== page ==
Amazon refuted a CNBC report from earlier this week claiming the firm is planning a major advertising push involving its Alexa-powered Echo speakers. In a statement provided to Android Headlines by a company spokesperson, the tech giant said "there are no plans to add advertising to Alexa" for the time being but didn't elaborate on the matter. While Amazon's policy on commenting on rumors is inconsistent, the firm usually doesn't outright deny reports that soon prove to be correct, with the new development hence suggesting Alexa users don't have to expect an influx of advertising over the course of this year as sources initially claimed.
According to the original report, Amazon has held talks with a broad range of consumer products companies in recent months, with Clorox and Procter & Gamble being specifically named as two of the firm's potential voice-enabled advertising partners. The fact that the e-commerce juggernaut now denied claims of an imminent advertising push doesn't necessarily dismiss the possibility of related negotiations already being held but may instead imply such talks are of the long-term variety. Even though Alexa is still the dominant consumer-grade AI companion in the United States, the Google Assistant is rapidly gaining momentum and the two are still battling for leadership of the segment, with both Amazon and Google even being willing to lose money just so that they can get their smart devices into more homes across the country.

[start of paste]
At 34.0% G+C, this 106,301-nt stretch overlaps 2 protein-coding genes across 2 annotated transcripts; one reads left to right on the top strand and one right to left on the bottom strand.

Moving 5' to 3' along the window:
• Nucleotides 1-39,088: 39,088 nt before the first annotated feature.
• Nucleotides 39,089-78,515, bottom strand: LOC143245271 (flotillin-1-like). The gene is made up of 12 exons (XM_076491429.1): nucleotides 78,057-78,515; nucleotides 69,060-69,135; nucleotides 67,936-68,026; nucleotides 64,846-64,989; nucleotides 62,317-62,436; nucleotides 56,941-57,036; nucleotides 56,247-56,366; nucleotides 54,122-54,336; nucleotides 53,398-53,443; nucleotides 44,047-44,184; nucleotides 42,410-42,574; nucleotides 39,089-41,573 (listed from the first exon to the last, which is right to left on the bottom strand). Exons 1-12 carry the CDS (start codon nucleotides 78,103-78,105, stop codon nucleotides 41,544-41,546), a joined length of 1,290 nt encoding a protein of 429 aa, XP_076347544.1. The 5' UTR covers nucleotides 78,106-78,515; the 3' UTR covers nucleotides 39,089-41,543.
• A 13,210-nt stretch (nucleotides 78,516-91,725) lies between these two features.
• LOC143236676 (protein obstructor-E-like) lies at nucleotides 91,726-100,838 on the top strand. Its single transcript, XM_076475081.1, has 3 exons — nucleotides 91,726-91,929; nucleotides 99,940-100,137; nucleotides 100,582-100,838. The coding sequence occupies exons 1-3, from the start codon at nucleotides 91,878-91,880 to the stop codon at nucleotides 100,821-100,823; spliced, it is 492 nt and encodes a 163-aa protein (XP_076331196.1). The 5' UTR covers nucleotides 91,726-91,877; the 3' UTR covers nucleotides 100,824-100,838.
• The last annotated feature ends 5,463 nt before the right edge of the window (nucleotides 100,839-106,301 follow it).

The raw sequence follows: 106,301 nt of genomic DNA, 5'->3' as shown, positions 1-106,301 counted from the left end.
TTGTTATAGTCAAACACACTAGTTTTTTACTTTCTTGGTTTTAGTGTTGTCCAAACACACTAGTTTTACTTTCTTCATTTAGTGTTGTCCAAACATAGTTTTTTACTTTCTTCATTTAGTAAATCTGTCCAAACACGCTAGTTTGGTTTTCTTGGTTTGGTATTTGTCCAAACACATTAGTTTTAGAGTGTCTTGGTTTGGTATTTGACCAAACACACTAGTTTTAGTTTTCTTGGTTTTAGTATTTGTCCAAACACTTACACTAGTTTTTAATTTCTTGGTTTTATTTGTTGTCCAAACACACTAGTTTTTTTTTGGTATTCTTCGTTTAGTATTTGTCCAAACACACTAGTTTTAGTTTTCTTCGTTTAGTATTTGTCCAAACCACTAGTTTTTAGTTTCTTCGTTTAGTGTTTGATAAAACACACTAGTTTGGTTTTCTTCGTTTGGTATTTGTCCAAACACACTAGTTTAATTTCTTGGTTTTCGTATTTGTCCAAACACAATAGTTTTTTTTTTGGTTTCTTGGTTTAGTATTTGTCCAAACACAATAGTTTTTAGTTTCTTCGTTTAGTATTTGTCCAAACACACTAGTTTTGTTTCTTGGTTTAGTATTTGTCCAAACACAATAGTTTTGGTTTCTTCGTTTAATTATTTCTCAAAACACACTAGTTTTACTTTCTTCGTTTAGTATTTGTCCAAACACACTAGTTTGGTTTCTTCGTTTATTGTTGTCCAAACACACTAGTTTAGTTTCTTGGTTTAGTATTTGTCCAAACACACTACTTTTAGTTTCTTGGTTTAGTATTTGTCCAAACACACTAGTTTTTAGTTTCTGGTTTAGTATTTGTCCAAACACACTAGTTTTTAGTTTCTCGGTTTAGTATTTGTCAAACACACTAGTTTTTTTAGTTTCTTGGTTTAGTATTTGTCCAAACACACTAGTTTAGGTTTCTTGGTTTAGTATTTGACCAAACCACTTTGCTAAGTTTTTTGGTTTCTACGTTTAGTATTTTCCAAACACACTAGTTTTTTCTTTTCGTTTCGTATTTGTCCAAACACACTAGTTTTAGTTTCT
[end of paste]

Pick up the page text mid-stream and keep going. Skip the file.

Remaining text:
While Apple is positioning its upcoming Siri-enabled HomePod as an ultra-premium offering with a healthy profit margin, Google and Amazon's endgame is monetizing their AI ecosystems by serving advertisements and leveraging vast amounts of data collected by such products, as suggested by the fact they aren't too focused on generating a profit with their hardware sales. Still, with both companies having vast cash reserves and long-term outlooks on the majority of the industries in which they're present, neither has the imperative of pushing for more advertising through their voice-enabled shopping searches in 2018, though doing so would certainly help them make some returns on their massive AI investments. The duo may share more details on their AI plans in the coming weeks, either at the next iteration of CES or possibly even MWC. Last year, MWC 2017 saw the announcement of the global rollout of the Google Assistant that's only been available on the Pixel and Pixel XL until that point.